Ordinance or law endorsements fill a major gap between the insured’s belief about replacement cost and the commercial property policy’s actual application of this valuation method. Disparity between the insured’s concept and the true operation of replacement cost often arises from the development, codification and enforcement of building codes.
Building ordinances and laws are enforced by local jurisdictions but the codes are promulgated by an assortment of contributors including: state government, federal codes and regulations and advisory organizations such as the National Fire Protection Association (NFPA). States use these sources to create the statutory infrastructure but endow local jurisdictions with the authority to adopt and customize building codes to meet local preferences as necessary.
Specific legal requirements stipulate the point at which a structure must be brought into compliance with local building codes. Correction of life safety issues presenting an imminent danger is generally required immediately regardless of surrounding circumstances; otherwise existing structures are usually granted “grandfather” status and are not required to comply with all applicable building codes unless certain statutorily specified events occur. “Major damage” to the building is one of those qualifying events.
Major damage does not have a universal definition; each jurisdiction establishes and applies its own meaning. There are, however, two broad categories of major damage into which most state and local building codes fall:
• The Jurisdictional Authority Rule: States using this as the measure of major damage allow the authority having jurisdiction (the local government) to judge when a damaged building must be brought into compliance with the current building code; and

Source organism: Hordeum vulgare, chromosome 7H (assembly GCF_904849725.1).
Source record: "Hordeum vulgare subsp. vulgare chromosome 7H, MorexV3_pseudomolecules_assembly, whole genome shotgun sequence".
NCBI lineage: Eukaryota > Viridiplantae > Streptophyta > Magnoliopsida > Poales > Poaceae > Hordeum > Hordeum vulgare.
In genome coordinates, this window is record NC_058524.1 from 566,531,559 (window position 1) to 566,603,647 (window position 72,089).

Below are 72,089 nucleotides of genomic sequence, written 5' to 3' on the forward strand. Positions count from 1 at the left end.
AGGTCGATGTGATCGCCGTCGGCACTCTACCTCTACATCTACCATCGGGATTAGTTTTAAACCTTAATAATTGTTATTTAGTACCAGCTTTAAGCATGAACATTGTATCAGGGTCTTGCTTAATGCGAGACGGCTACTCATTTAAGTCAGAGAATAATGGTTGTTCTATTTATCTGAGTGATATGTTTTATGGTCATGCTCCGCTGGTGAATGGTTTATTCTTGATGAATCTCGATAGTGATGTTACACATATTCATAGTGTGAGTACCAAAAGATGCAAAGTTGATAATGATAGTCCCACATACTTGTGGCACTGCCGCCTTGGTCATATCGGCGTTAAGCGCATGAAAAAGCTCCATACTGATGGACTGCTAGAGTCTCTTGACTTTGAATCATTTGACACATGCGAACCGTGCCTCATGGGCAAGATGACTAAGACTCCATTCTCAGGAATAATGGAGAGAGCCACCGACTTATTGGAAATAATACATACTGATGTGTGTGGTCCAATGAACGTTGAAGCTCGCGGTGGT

• The Percentage Rule: When a building is damaged beyond a certain percentage of its “value,” the entire structure must be brought into compliance with local building code.
When government has the opportunity or feels the need to inject itself into issues related to property values – problems erupt as evidenced by these rules. Both rules present unique problems regarding insurance coverage and common policy provisions.
The jurisdictional authority rule is subjective in its application. Each jurisdiction applies its own standard to define major damage and determine a structure’s fitness for continued use. Decisions can be based on the amount of damage, the age of the building coupled with pre-loss compliance shortfalls or simple safety concerns. There is no one criteria upon which building owners and agents can depend, making risk management and insurance planning very difficult in these states.
Even the percentage rule’s definition of “value” differs among the states that apply this rule. “Value” could mean actual cash value, appraised value or market value. (Market value is negotiated between and agreed to by a willing buyer and a willing seller. It can fluctuate up and down based on the economy, condition, use or need and has little relation to the true cost to rebuild a particular structure. However, if market value is the rule applied, the agent must be prepared for and be able to explain this concept.)